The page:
Aristotle argues that for a state to prosper, the ruler must exploit slaves fully. According to him, slaves were just born to be slaves and do not have any rationality, hence a ruler has to instill some form of rationality they lack through this enslavement (1254b16-23). As he points out, a good constitution is established through the principle of distribution. By this, he means that equal people should be equally treated while unequal people should be treated unequally. Machiavelly however refutes this assumption claiming that a ruler is expected to protect and serve all people alike, and not necessarily enslave them or some group of them. Slavery according to Machiavelli is great injustice to citizens. Aristotle points out that individual’s significancy in a society are determined by the contributions they make to the city. This deviates from Machavelli’s notion who utterly mocked human nature. For instance, according to Aristotle, any person develops to maturity both morally and intellectually through “involvement” in the state’s operations. Apparently, Machiavelli does not trust any citizen to be “involved” in the state. Instead, he argues that, men are untruthful and ungraceful lot. They are “fickle, ungrateful, deceivers, liars and greedy”. He goes on to articulate that men are self-centered who would act for their own and not the state’s interest given the slightest opportunity. He posts that men cannot care even in the case when the prince lands in danger.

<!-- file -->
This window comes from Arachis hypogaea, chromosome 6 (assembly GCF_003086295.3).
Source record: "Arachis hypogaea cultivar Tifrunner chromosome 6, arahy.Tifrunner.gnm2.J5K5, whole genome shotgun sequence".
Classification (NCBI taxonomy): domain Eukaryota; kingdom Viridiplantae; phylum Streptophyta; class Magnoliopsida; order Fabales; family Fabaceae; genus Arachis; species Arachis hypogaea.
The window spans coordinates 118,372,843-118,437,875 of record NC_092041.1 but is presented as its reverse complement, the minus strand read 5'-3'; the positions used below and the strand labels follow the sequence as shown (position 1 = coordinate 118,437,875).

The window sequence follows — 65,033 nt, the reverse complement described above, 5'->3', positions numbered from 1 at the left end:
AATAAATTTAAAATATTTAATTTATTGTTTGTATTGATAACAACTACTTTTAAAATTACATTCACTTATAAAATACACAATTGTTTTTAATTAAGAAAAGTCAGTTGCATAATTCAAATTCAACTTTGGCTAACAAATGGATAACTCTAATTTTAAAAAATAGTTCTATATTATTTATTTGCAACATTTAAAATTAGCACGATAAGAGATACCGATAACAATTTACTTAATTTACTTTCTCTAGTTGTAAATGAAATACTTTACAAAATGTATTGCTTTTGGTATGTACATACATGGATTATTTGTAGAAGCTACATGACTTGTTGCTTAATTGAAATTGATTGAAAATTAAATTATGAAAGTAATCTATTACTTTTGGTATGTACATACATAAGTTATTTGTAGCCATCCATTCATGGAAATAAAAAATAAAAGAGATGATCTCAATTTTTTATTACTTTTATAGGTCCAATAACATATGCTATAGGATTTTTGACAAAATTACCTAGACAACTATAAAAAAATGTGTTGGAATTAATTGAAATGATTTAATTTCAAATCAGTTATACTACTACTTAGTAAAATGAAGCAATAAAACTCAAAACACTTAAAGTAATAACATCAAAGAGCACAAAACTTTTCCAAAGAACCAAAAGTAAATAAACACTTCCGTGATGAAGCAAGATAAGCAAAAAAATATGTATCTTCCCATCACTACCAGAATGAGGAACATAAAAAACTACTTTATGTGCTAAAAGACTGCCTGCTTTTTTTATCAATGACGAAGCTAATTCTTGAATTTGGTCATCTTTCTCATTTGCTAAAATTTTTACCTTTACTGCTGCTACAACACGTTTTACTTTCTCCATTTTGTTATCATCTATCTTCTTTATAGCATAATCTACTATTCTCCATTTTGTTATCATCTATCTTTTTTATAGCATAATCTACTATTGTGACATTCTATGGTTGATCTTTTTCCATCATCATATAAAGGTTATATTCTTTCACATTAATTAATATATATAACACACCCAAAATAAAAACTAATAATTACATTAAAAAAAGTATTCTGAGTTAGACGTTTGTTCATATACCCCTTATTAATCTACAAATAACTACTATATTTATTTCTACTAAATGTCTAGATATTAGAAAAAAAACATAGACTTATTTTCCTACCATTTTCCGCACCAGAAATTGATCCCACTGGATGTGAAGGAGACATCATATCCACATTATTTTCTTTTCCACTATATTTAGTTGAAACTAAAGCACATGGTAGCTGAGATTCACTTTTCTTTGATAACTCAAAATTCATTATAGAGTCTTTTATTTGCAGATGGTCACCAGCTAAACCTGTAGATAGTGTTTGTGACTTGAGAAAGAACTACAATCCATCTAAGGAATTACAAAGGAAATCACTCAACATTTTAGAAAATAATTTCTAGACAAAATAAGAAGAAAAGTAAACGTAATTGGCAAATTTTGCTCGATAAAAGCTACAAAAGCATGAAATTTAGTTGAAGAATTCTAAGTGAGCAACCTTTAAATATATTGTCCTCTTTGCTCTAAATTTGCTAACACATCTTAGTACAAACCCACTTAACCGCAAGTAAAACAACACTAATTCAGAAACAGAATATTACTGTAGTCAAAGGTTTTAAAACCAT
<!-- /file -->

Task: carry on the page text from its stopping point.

An ideal city according to Aristotle is where all citizens experience happiness. Again, it is the mandate of the city to ensure that all citizens are happy (1274b4). This statement is also echoed by Machiavelli who also argues that the state is responsible for maintaining order and law, protecting people’s life and ensuring the well being of citizens. However, while this according to Aristotle depends on the free exercise of speculative reasoning, Machiavelli observes that in protection of the state, a state’s ruler has a mandate of employing instruments of conspiracy, lie, deception, massacre and even killing to achieve this goal (Machiavelli, 1961).
While Aristotle envisioned that a state could become more effective if its citizens were enlightened through being educated on writing, reading, music, drawing, physical training in achieving a common good, Machiavelli’s view of an effective state is one where citizens were made to fear the ruler. He observes that men are wreaked creatures, and they will break the existing bond of love no matter what level it was for their own interest if an opportunity arose.
In another spectrum, Aristotle also concurs with Machiavelli with the claim that man is a self-centered figure. For instance, he says, “mankind always acts in order to obtain that which they think good.” The phrase on what “they think” is an indication that humankind seeks “good” based on their subjective definition of the term. If man seeks what he thinks is good to him, this translates that individuals will strive to seek what they think is good for themselves. This will subsequently lead to the accumulation of wealth for material comforts (1259a16). Machiavelli also note that men are self-centered who would act for their own and not the state’s interest given the slightest opportunity. Self centeredness of men is the reason why Aristotle advocates for education as a form of enlightening subjects on why they need to engage themselves with the development of their state as well as following the laws and stipulations. He argues that it is through education that the state’s laws could be made popular (1310a13). In essence, the political theories put forward by Machiavelli and Aristotle only supports the idea that “the most potent weapon in the hands of the oppressor is the mind of the oppressed.” While Aristotle argues that acquisition of this mind is through education, Machiavelli observes that it is through creating fear and deception.